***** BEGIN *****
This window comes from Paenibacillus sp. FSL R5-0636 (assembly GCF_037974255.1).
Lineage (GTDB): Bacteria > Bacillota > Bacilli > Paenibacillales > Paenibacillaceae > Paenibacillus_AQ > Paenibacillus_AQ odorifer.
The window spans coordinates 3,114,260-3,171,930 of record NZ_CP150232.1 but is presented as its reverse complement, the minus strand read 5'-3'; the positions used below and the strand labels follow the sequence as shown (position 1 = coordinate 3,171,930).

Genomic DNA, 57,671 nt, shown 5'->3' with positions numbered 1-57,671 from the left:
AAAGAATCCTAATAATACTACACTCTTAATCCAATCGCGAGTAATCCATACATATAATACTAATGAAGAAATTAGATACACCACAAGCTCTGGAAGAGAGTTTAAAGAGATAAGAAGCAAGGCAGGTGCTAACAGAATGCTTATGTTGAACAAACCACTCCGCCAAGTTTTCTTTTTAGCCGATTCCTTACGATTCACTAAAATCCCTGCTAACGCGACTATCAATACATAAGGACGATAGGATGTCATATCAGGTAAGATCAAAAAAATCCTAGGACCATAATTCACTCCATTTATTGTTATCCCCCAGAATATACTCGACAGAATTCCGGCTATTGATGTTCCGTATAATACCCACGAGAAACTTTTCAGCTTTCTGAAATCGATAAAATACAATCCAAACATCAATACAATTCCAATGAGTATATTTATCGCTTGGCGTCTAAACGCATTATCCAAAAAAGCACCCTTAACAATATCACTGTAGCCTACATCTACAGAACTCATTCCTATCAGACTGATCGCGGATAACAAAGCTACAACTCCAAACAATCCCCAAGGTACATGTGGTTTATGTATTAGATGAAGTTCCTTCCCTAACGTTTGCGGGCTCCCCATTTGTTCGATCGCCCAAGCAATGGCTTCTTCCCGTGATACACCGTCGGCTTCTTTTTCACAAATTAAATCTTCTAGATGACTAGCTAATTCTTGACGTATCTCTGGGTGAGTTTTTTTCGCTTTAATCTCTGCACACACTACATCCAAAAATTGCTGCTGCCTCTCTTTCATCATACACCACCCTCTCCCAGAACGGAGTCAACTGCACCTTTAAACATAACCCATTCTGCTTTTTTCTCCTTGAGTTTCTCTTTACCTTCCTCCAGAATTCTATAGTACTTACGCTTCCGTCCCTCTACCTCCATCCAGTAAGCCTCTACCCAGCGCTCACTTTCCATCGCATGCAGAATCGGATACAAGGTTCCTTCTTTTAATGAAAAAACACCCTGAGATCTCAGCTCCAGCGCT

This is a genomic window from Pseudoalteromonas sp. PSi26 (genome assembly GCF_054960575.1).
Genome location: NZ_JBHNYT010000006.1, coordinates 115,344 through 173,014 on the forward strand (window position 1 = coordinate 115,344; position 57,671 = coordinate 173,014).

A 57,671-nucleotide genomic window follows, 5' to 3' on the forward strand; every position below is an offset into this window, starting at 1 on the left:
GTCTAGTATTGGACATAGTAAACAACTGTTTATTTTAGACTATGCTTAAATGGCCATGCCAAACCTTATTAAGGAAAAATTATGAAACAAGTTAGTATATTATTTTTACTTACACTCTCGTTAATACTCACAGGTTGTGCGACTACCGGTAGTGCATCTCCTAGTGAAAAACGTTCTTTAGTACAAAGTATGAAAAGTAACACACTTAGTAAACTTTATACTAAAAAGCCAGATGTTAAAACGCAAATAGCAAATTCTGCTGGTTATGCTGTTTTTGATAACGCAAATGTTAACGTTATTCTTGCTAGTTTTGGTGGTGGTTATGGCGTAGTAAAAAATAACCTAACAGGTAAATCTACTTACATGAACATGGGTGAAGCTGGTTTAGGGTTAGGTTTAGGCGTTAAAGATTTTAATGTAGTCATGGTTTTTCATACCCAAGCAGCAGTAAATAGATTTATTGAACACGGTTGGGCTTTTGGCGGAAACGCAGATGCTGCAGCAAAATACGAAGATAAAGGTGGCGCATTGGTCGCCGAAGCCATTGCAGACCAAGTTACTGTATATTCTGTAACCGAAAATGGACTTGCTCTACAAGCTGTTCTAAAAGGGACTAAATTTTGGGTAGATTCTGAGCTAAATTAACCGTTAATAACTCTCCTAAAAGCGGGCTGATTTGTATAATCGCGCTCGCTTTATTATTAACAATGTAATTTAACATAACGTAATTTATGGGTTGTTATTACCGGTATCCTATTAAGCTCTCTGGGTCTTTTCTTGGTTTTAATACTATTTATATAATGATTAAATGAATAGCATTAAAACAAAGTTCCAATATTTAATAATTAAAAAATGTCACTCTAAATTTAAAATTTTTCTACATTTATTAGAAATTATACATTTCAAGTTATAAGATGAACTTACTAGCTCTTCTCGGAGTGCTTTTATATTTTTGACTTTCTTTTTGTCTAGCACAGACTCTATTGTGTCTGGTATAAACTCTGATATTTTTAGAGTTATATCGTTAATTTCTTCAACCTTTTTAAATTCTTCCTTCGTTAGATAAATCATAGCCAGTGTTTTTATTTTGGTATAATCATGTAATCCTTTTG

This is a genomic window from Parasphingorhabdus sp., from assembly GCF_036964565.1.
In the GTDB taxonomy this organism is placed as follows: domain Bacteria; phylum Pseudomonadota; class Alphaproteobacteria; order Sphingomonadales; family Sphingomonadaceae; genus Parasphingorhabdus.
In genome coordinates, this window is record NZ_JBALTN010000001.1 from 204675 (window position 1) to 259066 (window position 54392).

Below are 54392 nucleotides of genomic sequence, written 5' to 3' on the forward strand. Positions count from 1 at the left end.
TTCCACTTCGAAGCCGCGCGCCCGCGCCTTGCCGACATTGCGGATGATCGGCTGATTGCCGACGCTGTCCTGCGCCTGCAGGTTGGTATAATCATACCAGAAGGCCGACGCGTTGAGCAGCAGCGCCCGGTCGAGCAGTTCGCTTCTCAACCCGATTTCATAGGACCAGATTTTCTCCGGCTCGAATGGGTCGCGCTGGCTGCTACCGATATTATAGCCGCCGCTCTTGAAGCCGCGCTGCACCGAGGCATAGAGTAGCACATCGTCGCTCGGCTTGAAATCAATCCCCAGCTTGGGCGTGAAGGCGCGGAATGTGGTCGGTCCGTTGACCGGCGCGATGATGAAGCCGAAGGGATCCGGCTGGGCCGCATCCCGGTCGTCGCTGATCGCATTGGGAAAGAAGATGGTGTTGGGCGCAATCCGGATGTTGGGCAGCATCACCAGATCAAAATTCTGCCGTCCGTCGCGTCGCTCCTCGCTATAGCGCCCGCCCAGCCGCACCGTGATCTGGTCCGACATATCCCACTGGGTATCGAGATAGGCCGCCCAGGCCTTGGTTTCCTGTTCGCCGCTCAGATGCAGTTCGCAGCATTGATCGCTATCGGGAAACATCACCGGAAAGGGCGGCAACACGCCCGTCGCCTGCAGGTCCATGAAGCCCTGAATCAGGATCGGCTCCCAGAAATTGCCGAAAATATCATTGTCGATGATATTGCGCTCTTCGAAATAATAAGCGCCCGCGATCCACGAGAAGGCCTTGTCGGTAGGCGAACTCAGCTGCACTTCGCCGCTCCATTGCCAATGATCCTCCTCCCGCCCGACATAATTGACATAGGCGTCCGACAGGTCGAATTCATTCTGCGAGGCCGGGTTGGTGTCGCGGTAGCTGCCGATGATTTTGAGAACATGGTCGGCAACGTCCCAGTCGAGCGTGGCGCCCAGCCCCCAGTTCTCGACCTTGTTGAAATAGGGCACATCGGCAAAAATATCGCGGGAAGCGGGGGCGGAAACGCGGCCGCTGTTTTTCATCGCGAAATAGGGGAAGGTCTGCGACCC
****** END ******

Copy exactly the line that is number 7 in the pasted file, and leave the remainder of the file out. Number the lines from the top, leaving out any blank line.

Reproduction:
Genome location: NZ_JBHNYT010000006.1, coordinates 115,344 through 173,014 on the forward strand (window position 1 = coordinate 115,344; position 57,671 = coordinate 173,014).